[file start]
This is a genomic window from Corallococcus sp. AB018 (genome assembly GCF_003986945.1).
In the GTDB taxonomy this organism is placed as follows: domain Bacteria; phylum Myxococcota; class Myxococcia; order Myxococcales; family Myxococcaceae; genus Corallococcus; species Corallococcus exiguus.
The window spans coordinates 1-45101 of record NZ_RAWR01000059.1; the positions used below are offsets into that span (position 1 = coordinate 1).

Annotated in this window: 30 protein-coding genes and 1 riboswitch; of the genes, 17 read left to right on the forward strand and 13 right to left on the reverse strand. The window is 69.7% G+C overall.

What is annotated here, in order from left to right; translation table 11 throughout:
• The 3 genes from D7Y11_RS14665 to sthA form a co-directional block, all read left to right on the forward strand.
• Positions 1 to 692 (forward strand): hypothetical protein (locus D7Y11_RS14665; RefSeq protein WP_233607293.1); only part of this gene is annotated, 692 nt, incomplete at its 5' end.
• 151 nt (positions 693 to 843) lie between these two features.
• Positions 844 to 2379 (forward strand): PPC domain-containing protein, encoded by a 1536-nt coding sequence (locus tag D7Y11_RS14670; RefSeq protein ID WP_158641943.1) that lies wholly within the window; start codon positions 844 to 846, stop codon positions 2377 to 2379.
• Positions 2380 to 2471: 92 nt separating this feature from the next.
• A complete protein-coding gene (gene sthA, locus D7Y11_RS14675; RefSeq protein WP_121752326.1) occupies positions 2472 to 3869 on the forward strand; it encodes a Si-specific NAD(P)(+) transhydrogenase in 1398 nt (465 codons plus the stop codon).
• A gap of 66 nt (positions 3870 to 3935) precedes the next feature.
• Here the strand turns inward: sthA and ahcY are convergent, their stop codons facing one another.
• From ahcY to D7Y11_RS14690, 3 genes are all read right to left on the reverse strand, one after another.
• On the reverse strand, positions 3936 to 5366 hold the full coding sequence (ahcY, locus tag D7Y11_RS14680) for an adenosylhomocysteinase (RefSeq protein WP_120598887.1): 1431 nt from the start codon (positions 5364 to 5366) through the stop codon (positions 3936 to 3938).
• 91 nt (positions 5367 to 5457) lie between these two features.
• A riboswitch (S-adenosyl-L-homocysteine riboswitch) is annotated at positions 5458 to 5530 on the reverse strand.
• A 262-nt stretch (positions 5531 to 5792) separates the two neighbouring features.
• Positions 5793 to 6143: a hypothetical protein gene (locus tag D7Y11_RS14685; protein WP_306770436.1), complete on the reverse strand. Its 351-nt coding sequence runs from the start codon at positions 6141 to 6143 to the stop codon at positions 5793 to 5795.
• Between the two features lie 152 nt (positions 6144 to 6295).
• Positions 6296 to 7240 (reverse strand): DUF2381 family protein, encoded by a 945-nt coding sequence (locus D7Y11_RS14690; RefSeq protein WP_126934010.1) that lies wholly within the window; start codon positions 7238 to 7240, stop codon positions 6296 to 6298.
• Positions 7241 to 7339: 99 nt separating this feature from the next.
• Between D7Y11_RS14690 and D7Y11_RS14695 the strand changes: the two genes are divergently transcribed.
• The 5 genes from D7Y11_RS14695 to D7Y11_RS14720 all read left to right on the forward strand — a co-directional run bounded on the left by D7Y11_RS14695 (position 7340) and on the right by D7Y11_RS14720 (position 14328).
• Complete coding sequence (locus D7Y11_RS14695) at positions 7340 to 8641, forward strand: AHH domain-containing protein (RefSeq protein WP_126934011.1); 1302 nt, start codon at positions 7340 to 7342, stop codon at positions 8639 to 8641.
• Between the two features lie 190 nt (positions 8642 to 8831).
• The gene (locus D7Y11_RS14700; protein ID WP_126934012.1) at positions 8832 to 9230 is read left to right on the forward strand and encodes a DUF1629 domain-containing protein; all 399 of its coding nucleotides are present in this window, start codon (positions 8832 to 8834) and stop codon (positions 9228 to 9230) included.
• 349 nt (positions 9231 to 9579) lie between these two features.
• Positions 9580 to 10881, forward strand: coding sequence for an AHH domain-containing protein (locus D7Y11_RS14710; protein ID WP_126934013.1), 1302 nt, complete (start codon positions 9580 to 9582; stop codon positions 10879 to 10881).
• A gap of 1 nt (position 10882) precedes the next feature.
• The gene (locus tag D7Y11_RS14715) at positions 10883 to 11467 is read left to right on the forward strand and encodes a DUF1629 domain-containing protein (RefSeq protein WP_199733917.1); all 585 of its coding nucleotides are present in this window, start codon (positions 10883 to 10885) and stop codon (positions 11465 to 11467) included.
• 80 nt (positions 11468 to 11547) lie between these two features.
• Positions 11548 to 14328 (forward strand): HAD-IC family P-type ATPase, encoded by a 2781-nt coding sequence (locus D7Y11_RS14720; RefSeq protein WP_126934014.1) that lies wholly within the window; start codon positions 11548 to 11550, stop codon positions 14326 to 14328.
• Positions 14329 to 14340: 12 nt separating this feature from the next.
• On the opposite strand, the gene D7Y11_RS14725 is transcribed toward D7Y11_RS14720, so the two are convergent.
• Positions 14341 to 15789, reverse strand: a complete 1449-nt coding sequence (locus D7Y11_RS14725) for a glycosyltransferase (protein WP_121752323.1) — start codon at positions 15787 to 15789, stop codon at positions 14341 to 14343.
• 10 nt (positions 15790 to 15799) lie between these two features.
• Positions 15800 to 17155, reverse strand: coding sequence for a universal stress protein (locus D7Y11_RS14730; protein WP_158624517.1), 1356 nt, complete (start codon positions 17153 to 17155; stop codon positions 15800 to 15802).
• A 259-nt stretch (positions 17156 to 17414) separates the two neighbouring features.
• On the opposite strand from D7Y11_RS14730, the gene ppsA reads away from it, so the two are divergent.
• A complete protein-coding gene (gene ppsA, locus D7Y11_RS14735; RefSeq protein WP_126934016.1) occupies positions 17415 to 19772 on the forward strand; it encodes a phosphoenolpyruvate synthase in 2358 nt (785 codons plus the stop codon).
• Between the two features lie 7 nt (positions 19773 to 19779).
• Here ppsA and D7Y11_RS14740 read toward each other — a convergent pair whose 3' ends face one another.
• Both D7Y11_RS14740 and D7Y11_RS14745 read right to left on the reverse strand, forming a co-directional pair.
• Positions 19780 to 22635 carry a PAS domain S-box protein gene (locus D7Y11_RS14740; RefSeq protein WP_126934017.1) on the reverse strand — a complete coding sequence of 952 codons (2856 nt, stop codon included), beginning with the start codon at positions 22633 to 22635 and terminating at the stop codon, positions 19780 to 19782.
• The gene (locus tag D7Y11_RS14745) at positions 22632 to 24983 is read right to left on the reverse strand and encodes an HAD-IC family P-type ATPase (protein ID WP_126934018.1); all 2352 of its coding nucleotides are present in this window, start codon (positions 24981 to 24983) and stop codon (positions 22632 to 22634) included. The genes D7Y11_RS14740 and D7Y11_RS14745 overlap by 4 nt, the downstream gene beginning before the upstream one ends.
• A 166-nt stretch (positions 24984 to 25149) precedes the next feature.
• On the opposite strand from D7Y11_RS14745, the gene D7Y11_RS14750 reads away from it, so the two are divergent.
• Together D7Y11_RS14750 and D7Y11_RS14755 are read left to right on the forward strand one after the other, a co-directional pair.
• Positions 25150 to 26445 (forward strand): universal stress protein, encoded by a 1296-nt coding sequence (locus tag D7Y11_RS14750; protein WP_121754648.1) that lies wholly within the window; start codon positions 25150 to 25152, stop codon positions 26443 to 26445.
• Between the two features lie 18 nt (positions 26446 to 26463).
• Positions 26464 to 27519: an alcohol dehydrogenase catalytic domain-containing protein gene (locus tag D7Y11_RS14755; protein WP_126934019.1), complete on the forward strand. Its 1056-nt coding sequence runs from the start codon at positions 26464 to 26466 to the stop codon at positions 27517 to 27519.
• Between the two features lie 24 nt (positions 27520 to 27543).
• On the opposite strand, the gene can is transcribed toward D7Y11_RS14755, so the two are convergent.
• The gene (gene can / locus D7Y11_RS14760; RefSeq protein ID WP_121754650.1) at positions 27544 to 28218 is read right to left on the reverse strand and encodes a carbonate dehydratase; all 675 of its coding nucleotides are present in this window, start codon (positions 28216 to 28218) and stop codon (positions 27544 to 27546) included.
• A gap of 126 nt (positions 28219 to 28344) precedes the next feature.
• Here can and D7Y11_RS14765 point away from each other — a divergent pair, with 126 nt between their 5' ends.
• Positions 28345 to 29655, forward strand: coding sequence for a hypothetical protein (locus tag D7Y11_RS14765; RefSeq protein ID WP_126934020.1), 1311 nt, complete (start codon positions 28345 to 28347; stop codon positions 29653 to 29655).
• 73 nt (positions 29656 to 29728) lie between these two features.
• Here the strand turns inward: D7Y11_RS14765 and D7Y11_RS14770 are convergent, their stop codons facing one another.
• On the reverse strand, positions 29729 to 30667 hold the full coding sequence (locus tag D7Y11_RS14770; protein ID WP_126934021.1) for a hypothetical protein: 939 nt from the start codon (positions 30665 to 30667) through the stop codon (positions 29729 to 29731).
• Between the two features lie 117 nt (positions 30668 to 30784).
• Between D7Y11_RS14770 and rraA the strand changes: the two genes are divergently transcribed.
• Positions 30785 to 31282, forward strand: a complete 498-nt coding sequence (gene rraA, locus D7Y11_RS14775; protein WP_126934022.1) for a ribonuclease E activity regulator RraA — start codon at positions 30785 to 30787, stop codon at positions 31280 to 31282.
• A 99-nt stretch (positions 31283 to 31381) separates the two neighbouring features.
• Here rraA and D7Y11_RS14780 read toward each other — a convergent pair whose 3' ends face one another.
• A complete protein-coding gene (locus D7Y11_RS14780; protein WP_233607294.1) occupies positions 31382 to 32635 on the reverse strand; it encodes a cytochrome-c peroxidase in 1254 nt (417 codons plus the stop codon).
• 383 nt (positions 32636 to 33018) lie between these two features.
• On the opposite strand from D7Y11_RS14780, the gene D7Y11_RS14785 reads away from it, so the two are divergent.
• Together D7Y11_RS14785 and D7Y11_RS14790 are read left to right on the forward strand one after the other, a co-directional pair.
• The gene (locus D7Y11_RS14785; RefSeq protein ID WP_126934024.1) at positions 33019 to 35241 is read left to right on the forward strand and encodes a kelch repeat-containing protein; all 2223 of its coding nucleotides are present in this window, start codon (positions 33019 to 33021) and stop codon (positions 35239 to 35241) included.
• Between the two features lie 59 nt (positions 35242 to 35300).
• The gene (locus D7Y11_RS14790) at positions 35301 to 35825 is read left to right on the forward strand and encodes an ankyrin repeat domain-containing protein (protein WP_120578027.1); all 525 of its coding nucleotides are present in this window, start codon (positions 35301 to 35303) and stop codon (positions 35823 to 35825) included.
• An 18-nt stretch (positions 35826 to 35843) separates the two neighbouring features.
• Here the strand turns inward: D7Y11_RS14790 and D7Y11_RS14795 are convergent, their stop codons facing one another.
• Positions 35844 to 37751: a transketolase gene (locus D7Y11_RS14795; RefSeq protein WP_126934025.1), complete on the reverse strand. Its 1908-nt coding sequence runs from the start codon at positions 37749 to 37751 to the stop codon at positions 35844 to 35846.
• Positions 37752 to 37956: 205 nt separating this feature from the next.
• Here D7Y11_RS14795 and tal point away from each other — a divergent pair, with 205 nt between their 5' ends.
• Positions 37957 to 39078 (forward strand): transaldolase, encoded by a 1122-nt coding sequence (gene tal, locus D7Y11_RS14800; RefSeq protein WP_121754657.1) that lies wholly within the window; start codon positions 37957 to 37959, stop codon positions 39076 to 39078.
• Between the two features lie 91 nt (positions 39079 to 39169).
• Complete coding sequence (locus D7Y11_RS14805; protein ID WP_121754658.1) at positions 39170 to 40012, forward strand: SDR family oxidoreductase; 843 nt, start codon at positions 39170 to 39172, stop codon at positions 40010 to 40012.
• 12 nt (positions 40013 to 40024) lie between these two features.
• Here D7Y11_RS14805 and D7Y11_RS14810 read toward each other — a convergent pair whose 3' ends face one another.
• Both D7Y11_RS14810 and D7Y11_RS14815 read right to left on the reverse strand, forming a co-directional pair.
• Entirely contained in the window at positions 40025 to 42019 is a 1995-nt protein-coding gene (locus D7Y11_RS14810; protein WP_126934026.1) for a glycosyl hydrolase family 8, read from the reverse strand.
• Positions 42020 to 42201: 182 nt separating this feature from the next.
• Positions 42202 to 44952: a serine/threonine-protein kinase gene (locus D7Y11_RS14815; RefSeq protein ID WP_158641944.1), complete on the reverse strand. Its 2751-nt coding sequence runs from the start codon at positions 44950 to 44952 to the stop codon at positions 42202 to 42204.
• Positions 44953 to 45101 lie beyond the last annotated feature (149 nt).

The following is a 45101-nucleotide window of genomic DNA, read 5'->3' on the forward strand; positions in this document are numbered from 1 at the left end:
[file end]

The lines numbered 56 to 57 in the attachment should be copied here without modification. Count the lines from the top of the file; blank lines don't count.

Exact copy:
• A gap of 126 nt (positions 28219 to 28344) precedes the next feature.
• Here can and D7Y11_RS14765 point away from each other — a divergent pair, with 126 nt between their 5' ends.